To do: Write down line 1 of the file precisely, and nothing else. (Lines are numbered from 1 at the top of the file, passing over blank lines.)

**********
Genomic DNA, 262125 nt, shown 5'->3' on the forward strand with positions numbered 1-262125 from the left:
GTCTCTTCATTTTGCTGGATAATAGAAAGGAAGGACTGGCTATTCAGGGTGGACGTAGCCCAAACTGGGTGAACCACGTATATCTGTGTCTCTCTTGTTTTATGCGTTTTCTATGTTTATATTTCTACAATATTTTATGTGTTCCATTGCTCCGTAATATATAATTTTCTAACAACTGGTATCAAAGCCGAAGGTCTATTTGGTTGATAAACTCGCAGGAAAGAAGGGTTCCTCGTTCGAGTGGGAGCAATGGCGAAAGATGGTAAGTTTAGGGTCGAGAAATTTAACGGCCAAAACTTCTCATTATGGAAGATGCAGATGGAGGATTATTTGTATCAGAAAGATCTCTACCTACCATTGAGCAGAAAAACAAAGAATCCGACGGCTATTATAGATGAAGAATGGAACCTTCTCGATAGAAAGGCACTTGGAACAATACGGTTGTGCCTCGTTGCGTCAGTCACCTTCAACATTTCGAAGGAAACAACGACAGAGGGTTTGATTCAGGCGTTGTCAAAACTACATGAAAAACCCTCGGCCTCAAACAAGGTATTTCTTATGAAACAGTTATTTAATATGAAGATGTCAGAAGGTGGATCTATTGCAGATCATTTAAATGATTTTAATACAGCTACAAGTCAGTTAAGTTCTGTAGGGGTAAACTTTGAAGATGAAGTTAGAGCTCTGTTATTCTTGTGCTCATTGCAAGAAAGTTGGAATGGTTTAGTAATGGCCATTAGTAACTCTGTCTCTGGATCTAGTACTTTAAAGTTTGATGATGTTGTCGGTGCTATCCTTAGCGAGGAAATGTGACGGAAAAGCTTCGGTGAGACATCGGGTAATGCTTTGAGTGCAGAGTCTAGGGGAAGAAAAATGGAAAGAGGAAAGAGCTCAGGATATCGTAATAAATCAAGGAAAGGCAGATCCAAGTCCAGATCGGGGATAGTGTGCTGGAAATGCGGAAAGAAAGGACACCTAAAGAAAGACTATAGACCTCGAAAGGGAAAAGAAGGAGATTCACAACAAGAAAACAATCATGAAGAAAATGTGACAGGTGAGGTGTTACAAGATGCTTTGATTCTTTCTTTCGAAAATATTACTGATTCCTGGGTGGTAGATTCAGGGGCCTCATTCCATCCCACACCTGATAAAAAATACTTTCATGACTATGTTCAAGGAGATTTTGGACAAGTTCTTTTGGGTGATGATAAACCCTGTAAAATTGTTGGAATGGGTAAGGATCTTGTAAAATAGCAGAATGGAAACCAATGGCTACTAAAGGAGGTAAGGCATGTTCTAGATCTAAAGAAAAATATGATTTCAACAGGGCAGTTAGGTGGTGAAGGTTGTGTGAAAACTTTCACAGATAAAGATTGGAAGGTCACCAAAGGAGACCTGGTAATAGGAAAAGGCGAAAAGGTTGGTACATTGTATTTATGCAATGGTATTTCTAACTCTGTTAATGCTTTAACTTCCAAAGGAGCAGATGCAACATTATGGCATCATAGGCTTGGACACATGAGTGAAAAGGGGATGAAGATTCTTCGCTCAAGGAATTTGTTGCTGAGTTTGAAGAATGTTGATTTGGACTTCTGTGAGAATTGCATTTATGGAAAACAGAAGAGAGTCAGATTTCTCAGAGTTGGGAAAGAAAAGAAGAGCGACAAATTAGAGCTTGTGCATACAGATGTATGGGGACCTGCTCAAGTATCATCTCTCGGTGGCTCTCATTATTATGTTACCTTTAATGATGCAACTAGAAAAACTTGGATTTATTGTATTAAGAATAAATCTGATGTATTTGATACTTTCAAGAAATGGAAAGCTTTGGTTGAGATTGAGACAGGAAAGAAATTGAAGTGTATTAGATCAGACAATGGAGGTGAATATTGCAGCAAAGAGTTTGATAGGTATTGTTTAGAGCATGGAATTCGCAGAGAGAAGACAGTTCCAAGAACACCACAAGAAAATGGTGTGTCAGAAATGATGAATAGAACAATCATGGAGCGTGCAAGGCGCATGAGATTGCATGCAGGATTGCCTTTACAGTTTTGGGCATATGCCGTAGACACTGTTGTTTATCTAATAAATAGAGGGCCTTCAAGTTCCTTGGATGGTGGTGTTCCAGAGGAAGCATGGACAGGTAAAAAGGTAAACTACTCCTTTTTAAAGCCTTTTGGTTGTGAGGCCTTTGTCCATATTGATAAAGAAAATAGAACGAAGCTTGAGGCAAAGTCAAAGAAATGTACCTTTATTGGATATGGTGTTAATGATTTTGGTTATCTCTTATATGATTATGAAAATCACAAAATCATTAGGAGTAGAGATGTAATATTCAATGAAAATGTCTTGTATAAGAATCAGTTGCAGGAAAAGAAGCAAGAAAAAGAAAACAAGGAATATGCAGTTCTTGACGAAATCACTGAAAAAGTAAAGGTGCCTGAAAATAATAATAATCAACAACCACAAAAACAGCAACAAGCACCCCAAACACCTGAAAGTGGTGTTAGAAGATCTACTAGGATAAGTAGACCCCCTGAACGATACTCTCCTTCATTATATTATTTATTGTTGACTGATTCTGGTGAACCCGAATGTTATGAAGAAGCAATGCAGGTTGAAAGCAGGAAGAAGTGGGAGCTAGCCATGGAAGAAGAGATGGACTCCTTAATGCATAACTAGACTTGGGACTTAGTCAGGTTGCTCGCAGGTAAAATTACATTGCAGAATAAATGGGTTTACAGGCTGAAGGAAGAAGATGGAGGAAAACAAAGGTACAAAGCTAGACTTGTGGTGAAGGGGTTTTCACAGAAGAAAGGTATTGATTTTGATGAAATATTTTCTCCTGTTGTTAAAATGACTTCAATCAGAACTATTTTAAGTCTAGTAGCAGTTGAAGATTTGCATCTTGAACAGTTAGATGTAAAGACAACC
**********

Genomic DNA, 262125 nt, shown 5'->3' on the forward strand with positions numbered 1-262125 from the left: